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In my opinion, Michael Myers kicked off the campy horror trend of the 80s. Halloween, released in 1978, was so popular that it spawned its own franchise and several others. In a way, Jason Voorhees and Freddy Kreuger have Michael Myers to thank for their existence. Halloween is by far one of my favorite horror films and I truly believe it took the genre to a new level. This level may not always be great and a lot of viewers think campy horror is a waste of time, but no one can deny it is a horror staple.

Halloween tells the story of six-year-old Michael Myers, a clearly troubled young boy who grabs a kitchen knife and murders his older sister. Fast forward 15 years, it’s October 31 in the town of Haddonfield and high schooler Laurie Strode (introducing Jamie Lee Curtis, horror legacy) prepares to babysit that night instead of committing debauchery with her friends. Towns away, Michael Myers escapes from the asylum and heads back to his hometown, setting his sights on Laurie and proceeding to stalk her and her friends.

Halloween is a quiet horror; its villain never speaks and the film benefits from its simple soundtrack. A low-budget film, John Carpenter himself scored the movie to save money. The plot is nice and simple: a troubled boy comes back to haunt his hometown. The audience doesn’t know anything about Michael or why he felt the need to murder his sister, so they don’t feel bad for him. One of my favorite aspects of campy horror films is that we’re not expected to identify with the villain or feel sorry for him. Since I adore serial killer horror films, I’m often rooting for the villain as an anti-hero, but I never feel sorry for him. It bugs me when these franchises attempt to introduce feelings or sad backstories for their killers; this isn’t an Oscar-winning film, it’s a campy horror slasher. All of this makes Myers the perfect serial killer - he tears through Haddonfield with a purpose the viewer doesn’t know and he snuffs anyone in his path. He also introduces horror viewers everywhere to the serial killer moral compass concept. Myers kills naughty teenagers just after they have sex or do drugs or sneak out. Make bad choices: incite a serial killer.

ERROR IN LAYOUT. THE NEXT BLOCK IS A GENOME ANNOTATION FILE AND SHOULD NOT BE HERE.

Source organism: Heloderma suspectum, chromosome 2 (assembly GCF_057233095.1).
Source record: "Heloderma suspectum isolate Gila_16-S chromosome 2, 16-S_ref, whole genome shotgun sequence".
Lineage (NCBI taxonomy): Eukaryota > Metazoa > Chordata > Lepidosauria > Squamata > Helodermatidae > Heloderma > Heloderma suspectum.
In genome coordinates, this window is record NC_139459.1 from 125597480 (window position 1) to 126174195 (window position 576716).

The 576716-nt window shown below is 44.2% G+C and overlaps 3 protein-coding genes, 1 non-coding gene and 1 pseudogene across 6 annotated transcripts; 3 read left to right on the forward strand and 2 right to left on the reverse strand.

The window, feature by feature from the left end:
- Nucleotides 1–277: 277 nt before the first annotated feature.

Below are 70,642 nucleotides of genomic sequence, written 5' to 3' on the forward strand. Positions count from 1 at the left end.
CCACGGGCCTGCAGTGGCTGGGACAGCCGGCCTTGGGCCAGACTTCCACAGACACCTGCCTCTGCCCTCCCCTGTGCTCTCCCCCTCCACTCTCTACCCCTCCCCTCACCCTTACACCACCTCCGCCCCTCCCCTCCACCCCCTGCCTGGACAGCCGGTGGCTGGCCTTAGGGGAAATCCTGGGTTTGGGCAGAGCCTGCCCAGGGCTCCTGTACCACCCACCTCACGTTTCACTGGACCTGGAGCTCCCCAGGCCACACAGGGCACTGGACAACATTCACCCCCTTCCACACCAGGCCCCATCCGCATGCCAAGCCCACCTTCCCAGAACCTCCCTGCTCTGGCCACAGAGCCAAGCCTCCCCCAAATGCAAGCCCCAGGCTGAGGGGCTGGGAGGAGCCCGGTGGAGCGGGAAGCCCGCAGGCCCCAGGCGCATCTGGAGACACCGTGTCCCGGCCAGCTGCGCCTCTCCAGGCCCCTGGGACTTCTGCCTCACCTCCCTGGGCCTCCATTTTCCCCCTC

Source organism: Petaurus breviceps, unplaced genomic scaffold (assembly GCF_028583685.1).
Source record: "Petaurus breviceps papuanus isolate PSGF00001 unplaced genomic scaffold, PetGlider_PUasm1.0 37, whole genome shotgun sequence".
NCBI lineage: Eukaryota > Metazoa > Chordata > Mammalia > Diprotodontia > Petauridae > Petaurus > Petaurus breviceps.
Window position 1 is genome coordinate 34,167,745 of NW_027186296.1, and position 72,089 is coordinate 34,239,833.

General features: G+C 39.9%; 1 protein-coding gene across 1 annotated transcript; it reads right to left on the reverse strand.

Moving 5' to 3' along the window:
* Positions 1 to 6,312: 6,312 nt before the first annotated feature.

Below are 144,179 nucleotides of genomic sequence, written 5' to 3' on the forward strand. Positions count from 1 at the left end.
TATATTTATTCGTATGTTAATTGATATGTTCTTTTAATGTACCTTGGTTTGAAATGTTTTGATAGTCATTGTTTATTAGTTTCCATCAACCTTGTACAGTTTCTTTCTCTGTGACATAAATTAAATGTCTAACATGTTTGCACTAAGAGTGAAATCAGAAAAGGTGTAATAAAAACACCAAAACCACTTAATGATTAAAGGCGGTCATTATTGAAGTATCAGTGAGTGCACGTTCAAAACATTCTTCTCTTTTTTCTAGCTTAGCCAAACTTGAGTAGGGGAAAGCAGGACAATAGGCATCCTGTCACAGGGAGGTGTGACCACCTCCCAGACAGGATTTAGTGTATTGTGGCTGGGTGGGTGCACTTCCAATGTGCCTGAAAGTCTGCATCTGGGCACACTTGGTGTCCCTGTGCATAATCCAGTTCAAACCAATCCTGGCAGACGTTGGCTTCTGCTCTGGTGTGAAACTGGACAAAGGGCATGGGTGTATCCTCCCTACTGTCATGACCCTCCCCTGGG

The main reason this film rocks my world is because it’s a doomed story from the very beginning. With a lot of horror films, an innocent cast will embark on an adventure and as the story develops things go south and horror befalls them. Not with Halloween. From the very first minutes, things go south and continue for the entire film. Loomis, Myers’ psychiatrist, spends the entire film warning every human he can find that Myers will come to Haddonfield and murder anyone in his sight. Viewers know the entire film that this is a suicide mission and many of these characters are done for. This doomed feeling puts the viewer on edge for the whole film and it creates a “fun” scary feeling. There’s no beginning, climax, ending here; Halloween is more of a climax and then shit hits the fan for the rest of the movie kind of film.

Halloween kicked off arguably the most fun decade of horror. Its simple premise and simple, yet purposeful villain paved the way for some of the most notable names in horror. The film puts the audience on the edge of their seats from the get-go and lets them sit there and worry who might be next. Halloween became a legend, inspired numerous sequels, and Curtis rocketed to fame as a scream queen, following in the footsteps of her mother, Janet Leigh. Michael Myers definitely puts himself at the top of the serial killer food chain with this film and he is a force to be reckoned with on horror island. You may think you can outrun him, since he doesn’t run, but he’ll always get you in the end.

If you liked Halloween, you might also like Halloween 2, Halloween III: Season of the Witch and Halloween 4.